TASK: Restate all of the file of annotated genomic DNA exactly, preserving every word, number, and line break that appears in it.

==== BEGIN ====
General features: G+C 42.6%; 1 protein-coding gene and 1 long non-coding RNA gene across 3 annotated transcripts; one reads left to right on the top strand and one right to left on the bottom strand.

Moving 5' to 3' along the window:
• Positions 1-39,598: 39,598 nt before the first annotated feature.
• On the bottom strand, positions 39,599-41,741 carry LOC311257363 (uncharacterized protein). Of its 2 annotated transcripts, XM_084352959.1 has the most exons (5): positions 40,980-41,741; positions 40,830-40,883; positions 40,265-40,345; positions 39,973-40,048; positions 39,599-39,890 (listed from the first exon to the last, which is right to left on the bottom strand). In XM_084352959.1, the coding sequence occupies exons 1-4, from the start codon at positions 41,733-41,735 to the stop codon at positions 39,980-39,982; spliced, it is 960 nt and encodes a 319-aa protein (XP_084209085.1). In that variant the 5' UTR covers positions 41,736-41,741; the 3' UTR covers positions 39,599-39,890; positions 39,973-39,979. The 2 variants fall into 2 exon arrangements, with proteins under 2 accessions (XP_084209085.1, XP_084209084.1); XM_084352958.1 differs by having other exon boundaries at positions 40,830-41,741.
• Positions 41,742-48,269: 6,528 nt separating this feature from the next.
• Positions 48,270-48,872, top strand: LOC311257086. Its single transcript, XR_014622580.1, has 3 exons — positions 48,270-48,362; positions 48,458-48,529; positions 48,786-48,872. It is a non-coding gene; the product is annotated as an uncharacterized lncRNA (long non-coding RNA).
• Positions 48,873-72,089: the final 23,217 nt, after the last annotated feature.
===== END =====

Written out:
General features: G+C 42.6%; 1 protein-coding gene and 1 long non-coding RNA gene across 3 annotated transcripts; one reads left to right on the top strand and one right to left on the bottom strand.

Moving 5' to 3' along the window:
• Positions 1-39,598: 39,598 nt before the first annotated feature.
• On the bottom strand, positions 39,599-41,741 carry LOC311257363 (uncharacterized protein). Of its 2 annotated transcripts, XM_084352959.1 has the most exons (5): positions 40,980-41,741; positions 40,830-40,883; positions 40,265-40,345; positions 39,973-40,048; positions 39,599-39,890 (listed from the first exon to the last, which is right to left on the bottom strand). In XM_084352959.1, the coding sequence occupies exons 1-4, from the start codon at positions 41,733-41,735 to the stop codon at positions 39,980-39,982; spliced, it is 960 nt and encodes a 319-aa protein (XP_084209085.1). In that variant the 5' UTR covers positions 41,736-41,741; the 3' UTR covers positions 39,599-39,890; positions 39,973-39,979. The 2 variants fall into 2 exon arrangements, with proteins under 2 accessions (XP_084209085.1, XP_084209084.1); XM_084352958.1 differs by having other exon boundaries at positions 40,830-41,741.
• Positions 41,742-48,269: 6,528 nt separating this feature from the next.
• Positions 48,270-48,872, top strand: LOC311257086. Its single transcript, XR_014622580.1, has 3 exons — positions 48,270-48,362; positions 48,458-48,529; positions 48,786-48,872. It is a non-coding gene; the product is annotated as an uncharacterized lncRNA (long non-coding RNA).
• Positions 48,873-72,089: the final 23,217 nt, after the last annotated feature.